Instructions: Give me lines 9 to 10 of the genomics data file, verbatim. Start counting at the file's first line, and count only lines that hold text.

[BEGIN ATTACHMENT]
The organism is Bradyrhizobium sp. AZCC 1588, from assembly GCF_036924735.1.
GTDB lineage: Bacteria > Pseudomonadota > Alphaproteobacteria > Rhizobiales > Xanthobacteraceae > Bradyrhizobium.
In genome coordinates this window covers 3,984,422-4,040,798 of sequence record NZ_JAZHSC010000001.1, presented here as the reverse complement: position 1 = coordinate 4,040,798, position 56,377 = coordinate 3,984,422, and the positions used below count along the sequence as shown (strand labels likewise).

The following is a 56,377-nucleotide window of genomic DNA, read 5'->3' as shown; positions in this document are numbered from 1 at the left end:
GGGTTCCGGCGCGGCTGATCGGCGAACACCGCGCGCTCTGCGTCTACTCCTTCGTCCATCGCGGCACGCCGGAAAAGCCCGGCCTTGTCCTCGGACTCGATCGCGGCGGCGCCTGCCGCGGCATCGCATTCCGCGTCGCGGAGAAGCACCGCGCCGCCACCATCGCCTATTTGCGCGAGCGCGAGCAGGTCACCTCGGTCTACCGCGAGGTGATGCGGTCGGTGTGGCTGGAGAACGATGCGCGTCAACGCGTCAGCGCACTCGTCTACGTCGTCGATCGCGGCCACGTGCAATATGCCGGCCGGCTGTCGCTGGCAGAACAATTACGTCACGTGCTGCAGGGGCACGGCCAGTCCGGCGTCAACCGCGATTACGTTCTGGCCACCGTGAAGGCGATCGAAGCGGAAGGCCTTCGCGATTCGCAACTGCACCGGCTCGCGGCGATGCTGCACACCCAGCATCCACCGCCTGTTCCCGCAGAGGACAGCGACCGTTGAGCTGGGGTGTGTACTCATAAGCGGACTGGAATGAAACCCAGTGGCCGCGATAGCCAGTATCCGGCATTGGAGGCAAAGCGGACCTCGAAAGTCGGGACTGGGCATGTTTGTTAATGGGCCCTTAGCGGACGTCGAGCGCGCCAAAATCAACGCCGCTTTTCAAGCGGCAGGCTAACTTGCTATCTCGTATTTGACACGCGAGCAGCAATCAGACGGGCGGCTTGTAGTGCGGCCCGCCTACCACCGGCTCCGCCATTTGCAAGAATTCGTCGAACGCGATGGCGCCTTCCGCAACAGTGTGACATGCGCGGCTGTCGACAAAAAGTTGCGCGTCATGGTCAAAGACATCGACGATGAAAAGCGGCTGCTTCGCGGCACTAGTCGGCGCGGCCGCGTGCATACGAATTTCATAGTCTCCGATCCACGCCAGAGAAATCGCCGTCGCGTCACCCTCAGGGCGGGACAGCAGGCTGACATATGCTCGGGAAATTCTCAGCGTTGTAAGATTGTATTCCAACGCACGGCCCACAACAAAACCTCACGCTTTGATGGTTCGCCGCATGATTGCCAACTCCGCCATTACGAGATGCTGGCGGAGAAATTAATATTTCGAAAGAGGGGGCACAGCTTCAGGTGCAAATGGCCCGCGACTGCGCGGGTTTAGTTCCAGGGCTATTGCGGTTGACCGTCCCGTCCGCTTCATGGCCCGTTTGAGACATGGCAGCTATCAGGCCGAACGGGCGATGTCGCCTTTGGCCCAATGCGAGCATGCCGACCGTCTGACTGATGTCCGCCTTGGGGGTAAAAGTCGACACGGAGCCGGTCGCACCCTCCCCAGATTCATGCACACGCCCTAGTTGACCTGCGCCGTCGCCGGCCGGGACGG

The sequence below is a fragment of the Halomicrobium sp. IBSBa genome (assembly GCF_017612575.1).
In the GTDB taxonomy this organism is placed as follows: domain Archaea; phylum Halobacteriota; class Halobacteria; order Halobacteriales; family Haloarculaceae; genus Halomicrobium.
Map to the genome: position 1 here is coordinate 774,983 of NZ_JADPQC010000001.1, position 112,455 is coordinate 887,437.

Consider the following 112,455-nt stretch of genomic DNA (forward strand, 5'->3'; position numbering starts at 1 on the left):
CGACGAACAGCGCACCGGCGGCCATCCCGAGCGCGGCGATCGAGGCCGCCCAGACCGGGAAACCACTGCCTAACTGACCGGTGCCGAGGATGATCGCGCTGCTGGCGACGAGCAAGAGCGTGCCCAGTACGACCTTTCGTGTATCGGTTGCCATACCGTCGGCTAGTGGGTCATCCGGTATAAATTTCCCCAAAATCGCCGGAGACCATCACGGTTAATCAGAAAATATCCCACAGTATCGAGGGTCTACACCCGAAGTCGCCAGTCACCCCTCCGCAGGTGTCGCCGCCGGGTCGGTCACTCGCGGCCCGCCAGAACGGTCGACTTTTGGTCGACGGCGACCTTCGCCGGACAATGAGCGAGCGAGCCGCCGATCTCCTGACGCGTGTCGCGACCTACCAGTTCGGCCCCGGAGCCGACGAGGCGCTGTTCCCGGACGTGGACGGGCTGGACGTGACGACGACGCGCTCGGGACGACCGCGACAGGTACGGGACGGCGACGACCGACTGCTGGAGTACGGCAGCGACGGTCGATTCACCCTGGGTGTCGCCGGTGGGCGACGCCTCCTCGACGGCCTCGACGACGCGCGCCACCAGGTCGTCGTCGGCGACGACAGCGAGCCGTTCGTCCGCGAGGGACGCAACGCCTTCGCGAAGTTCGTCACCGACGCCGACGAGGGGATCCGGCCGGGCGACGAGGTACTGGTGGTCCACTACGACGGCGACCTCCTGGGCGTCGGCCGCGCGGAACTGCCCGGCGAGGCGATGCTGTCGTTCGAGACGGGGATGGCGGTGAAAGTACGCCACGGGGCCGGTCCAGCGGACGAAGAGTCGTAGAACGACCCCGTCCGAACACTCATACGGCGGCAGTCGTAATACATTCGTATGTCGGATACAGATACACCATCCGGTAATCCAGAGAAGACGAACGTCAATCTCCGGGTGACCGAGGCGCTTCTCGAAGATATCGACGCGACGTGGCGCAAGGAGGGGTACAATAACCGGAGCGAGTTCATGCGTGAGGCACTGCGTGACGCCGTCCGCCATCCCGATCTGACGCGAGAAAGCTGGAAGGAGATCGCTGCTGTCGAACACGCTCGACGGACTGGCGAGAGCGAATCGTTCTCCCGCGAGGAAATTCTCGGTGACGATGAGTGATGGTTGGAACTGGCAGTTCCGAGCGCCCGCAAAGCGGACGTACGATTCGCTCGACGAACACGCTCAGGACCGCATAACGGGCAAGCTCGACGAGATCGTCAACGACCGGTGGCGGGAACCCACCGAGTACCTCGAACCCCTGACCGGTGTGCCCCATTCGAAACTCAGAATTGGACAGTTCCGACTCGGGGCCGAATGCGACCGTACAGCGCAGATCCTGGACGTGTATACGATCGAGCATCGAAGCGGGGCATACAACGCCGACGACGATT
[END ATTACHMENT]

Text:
Consider the following 112,455-nt stretch of genomic DNA (forward strand, 5'->3'; position numbering starts at 1 on the left):
CGACGAACAGCGCACCGGCGGCCATCCCGAGCGCGGCGATCGAGGCCGCCCAGACCGGGAAACCACTGCCTAACTGACCGGTGCCGAGGATGATCGCGCTGCTGGCGACGAGCAAGAGCGTGCCCAGTACGACCTTTCGTGTATCGGTTGCCATACCGTCGGCTAGTGGGTCATCCGGTATAAATTTCCCCAAAATCGCCGGAGACCATCACGGTTAATCAGAAAATATCCCACAGTATCGAGGGTCTACACCCGAAGTCGCCAGTCACCCCTCCGCAGGTGTCGCCGCCGGGTCGGTCACTCGCGGCCCGCCAGAACGGTCGACTTTTGGTCGACGGCGACCTTCGCCGGACAATGAGCGAGCGAGCCGCCGATCTCCTGACGCGTGTCGCGACCTACCAGTTCGGCCCCGGAGCCGACGAGGCGCTGTTCCCGGACGTGGACGGGCTGGACGTGACGACGACGCGCTCGGGACGACCGCGACAGGTACGGGACGGCGACGACCGACTGCTGGAGTACGGCAGCGACGGTCGATTCACCCTGGGTGTCGCCGGTGGGCGACGCCTCCTCGACGGCCTCGACGACGCGCGCCACCAGGTCGTCGTCGGCGACGACAGCGAGCCGTTCGTCCGCGAGGGACGCAACGCCTTCGCGAAGTTCGTCACCGACGCCGACGAGGGGATCCGGCCGGGCGACGAGGTACTGGTGGTCCACTACGACGGCGACCTCCTGGGCGTCGGCCGCGCGGAACTGCCCGGCGAGGCGATGCTGTCGTTCGAGACGGGGATGGCGGTGAAAGTACGCCACGGGGCCGGTCCAGCGGACGAAGAGTCGTAGAACGACCCCGTCCGAACACTCATACGGCGGCAGTCGTAATACATTCGTATGTCGGATACAGATACACCATCCGGTAATCCAGAGAAGACGAACGTCAATCTCCGGGTGACCGAGGCGCTTCTCGAAGATATCGACGCGACGTGGCGCAAGGAGGGGTACAATAACCGGAGCGAGTTCATGCGTGAGGCACTGCGTGACGCCGTCCGCCATCCCGATCTGACGCGAGAAAGCTGGAAGGAGATCGCTGCTGTCGAACACGCTCGACGGACTGGCGAGAGCGAATCGTTCTCCCGCGAGGAAATTCTCGGTGACGATGAGTGATGGTTGGAACTGGCAGTTCCGAGCGCCCGCAAAGCGGACGTACGATTCGCTCGACGAACACGCTCAGGACCGCATAACGGGCAAGCTCGACGAGATCGTCAACGACCGGTGGCGGGAACCCACCGAGTACCTCGAACCCCTGACCGGTGTGCCCCATTCGAAACTCAGAATTGGACAGTTCCGACTCGGGGCCGAATGCGACCGTACAGCGCAGATCCTGGACGTGTATACGATCGAGCATCGAAGCGGGGCATACAACGCCGACGACGATT